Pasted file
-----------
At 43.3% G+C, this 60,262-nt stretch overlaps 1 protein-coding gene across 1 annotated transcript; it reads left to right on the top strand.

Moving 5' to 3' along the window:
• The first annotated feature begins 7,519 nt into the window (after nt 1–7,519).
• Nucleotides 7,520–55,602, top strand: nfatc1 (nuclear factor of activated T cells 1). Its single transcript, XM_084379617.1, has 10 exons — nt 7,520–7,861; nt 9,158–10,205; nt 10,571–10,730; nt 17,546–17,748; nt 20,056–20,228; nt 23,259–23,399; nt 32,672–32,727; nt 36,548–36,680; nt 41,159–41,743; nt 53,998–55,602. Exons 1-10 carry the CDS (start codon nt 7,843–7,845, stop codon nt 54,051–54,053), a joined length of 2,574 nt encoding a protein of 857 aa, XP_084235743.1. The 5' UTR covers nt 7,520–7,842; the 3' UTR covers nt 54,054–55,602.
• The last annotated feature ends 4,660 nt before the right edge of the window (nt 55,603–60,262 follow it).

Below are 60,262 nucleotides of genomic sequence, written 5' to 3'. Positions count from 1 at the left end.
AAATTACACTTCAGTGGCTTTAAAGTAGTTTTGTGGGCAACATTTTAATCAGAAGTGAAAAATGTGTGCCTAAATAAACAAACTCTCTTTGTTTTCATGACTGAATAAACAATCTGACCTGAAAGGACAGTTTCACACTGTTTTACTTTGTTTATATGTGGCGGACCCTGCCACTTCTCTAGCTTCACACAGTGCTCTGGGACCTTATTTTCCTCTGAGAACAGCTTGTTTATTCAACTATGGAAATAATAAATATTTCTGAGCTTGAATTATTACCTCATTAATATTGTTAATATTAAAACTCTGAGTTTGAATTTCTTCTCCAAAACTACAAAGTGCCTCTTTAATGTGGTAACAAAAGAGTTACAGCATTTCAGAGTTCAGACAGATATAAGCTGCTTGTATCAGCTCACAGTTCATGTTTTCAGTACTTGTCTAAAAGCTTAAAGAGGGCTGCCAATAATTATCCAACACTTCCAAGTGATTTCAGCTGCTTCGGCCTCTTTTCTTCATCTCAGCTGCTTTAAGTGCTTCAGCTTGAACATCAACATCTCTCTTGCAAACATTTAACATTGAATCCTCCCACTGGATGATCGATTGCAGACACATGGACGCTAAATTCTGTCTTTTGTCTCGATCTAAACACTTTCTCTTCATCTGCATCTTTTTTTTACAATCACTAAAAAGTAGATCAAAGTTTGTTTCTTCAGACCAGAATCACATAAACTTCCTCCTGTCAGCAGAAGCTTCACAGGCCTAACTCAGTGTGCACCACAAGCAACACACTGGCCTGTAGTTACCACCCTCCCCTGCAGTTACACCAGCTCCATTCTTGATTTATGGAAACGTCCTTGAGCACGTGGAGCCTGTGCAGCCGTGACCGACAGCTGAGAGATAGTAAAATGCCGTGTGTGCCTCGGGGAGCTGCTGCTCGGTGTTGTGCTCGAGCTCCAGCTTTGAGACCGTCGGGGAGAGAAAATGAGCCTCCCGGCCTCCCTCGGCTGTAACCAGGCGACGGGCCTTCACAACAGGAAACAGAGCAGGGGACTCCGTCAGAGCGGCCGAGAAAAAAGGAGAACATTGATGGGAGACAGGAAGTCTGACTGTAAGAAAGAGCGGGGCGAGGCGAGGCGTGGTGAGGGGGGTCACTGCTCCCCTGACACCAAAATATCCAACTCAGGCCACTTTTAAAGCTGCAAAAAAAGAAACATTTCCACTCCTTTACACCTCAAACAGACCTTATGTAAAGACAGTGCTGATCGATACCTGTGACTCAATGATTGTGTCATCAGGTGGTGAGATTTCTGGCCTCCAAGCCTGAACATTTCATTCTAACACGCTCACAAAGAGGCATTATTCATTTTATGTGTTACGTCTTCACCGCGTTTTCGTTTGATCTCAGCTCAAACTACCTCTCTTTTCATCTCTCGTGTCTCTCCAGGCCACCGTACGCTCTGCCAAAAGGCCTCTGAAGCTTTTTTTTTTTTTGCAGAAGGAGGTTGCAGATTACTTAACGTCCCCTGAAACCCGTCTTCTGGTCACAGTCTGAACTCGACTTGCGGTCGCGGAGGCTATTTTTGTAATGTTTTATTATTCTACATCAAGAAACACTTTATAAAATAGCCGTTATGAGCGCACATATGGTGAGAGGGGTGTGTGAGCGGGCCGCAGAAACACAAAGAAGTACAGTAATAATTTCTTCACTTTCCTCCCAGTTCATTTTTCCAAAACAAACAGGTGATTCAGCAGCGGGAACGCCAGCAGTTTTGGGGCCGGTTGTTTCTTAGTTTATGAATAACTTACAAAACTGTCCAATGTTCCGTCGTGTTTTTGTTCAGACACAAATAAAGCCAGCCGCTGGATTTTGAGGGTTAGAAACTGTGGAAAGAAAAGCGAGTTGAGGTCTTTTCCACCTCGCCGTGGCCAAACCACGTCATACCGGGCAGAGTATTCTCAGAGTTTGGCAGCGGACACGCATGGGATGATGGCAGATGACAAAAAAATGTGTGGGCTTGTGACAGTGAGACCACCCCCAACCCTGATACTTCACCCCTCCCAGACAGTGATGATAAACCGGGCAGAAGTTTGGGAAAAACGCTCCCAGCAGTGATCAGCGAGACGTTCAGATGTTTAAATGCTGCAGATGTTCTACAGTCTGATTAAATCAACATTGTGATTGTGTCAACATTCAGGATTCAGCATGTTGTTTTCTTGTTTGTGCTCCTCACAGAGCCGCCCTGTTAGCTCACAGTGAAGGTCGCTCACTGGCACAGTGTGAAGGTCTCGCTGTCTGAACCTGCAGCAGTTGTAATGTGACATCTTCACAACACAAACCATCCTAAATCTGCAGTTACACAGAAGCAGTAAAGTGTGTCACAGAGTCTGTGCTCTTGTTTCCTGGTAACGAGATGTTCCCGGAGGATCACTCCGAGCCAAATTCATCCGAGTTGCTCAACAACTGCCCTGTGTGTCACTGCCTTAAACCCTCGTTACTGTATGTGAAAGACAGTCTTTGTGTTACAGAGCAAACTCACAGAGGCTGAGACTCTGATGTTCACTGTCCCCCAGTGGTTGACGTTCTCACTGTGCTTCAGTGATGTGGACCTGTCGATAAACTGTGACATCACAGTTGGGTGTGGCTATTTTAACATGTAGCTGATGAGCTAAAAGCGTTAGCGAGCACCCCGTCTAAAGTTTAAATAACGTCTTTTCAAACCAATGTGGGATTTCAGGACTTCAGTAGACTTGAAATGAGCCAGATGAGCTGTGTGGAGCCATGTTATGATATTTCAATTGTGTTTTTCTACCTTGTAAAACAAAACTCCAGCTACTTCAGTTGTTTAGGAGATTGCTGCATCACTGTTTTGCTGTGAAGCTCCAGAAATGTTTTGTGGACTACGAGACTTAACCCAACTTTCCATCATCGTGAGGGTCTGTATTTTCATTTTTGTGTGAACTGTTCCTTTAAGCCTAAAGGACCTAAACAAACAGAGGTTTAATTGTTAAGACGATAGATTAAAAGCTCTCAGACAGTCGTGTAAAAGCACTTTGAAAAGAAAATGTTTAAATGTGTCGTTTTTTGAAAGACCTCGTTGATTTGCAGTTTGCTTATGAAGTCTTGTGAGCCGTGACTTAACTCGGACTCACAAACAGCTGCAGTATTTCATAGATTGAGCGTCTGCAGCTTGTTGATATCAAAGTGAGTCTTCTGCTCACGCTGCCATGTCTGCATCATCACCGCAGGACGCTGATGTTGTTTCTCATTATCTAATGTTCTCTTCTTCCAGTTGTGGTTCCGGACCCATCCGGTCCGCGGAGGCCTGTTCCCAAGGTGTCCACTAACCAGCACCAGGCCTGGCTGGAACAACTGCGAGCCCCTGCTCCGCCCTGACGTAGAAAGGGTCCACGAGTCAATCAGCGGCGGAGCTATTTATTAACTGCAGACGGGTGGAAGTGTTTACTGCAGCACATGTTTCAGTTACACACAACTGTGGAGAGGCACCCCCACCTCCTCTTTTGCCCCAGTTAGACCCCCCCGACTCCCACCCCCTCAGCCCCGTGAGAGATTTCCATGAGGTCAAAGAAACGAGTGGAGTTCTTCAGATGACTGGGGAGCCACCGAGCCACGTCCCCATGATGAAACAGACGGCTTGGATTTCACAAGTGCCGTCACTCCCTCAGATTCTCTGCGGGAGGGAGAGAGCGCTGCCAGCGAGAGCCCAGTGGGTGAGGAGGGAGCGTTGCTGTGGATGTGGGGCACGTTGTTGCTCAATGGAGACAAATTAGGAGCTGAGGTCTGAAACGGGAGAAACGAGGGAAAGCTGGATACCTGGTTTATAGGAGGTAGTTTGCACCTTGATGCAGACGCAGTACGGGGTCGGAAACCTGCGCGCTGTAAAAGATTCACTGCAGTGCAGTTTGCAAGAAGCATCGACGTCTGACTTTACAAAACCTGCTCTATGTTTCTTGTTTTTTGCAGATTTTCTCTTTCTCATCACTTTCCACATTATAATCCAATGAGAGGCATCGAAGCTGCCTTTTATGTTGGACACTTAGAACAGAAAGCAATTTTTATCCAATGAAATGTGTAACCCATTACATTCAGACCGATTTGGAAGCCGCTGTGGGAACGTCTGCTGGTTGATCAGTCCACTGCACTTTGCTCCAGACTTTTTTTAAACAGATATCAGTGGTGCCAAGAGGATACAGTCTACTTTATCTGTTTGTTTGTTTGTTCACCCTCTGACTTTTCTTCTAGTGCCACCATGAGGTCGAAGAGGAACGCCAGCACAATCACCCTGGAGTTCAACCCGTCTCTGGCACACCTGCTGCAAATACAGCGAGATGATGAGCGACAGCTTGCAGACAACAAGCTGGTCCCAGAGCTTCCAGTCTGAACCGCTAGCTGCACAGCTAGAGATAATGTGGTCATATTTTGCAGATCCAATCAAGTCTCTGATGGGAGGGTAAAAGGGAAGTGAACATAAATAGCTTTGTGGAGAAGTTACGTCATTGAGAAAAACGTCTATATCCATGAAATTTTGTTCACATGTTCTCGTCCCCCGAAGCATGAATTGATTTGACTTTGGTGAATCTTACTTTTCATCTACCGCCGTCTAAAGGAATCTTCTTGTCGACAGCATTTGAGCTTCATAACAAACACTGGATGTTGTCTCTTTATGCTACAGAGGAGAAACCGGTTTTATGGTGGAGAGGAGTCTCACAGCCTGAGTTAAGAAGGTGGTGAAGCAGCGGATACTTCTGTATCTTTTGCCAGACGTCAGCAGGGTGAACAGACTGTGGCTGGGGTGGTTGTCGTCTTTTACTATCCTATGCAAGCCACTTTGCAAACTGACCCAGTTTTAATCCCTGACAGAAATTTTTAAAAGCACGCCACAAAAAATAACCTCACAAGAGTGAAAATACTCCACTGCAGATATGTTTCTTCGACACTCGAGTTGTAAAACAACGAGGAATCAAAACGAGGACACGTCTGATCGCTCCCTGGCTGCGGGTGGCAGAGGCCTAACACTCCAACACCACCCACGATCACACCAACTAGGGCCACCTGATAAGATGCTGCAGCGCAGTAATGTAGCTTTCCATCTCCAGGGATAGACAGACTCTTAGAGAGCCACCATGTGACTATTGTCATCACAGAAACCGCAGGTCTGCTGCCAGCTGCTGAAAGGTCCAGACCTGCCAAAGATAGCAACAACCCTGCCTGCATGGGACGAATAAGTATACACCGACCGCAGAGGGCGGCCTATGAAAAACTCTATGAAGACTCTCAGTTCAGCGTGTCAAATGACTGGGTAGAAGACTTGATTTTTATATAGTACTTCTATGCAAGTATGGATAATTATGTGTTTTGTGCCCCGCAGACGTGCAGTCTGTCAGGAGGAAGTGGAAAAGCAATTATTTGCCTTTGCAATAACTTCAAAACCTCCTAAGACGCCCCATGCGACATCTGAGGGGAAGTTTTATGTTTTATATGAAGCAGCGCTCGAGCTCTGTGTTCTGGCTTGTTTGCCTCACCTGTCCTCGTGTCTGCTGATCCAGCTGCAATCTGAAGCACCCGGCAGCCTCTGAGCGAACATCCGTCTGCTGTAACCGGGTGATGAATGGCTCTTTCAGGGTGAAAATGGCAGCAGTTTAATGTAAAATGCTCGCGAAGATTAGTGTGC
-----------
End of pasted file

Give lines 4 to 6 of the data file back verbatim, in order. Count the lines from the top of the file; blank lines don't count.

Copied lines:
• Nucleotides 7,520–55,602, top strand: nfatc1 (nuclear factor of activated T cells 1). Its single transcript, XM_084379617.1, has 10 exons — nt 7,520–7,861; nt 9,158–10,205; nt 10,571–10,730; nt 17,546–17,748; nt 20,056–20,228; nt 23,259–23,399; nt 32,672–32,727; nt 36,548–36,680; nt 41,159–41,743; nt 53,998–55,602. Exons 1-10 carry the CDS (start codon nt 7,843–7,845, stop codon nt 54,051–54,053), a joined length of 2,574 nt encoding a protein of 857 aa, XP_084235743.1. The 5' UTR covers nt 7,520–7,842; the 3' UTR covers nt 54,054–55,602.
• The last annotated feature ends 4,660 nt before the right edge of the window (nt 55,603–60,262 follow it).

Below are 60,262 nucleotides of genomic sequence, written 5' to 3'. Positions count from 1 at the left end.